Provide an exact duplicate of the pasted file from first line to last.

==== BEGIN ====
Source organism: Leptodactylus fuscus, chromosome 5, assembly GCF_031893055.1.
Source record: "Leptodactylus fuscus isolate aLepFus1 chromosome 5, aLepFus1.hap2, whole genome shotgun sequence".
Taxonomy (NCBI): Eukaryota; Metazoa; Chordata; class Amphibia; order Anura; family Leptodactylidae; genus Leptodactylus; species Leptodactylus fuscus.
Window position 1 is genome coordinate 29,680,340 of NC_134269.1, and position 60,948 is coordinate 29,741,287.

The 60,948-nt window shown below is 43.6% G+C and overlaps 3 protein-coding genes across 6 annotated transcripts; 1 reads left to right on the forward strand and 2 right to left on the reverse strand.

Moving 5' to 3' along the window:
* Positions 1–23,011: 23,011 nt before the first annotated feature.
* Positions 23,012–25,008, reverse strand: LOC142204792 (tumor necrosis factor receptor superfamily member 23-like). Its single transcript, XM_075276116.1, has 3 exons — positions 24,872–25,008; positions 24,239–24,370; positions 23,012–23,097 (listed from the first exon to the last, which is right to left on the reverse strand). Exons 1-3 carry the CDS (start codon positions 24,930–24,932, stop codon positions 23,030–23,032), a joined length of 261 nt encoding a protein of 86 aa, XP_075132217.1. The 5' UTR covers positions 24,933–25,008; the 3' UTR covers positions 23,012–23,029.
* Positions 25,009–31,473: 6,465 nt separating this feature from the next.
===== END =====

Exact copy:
Source organism: Leptodactylus fuscus, chromosome 5, assembly GCF_031893055.1.
Source record: "Leptodactylus fuscus isolate aLepFus1 chromosome 5, aLepFus1.hap2, whole genome shotgun sequence".
Taxonomy (NCBI): Eukaryota; Metazoa; Chordata; class Amphibia; order Anura; family Leptodactylidae; genus Leptodactylus; species Leptodactylus fuscus.
Window position 1 is genome coordinate 29,680,340 of NC_134269.1, and position 60,948 is coordinate 29,741,287.

The 60,948-nt window shown below is 43.6% G+C and overlaps 3 protein-coding genes across 6 annotated transcripts; 1 reads left to right on the forward strand and 2 right to left on the reverse strand.

Moving 5' to 3' along the window:
* Positions 1–23,011: 23,011 nt before the first annotated feature.
* Positions 23,012–25,008, reverse strand: LOC142204792 (tumor necrosis factor receptor superfamily member 23-like). Its single transcript, XM_075276116.1, has 3 exons — positions 24,872–25,008; positions 24,239–24,370; positions 23,012–23,097 (listed from the first exon to the last, which is right to left on the reverse strand). Exons 1-3 carry the CDS (start codon positions 24,930–24,932, stop codon positions 23,030–23,032), a joined length of 261 nt encoding a protein of 86 aa, XP_075132217.1. The 5' UTR covers positions 24,933–25,008; the 3' UTR covers positions 23,012–23,029.
* Positions 25,009–31,473: 6,465 nt separating this feature from the next.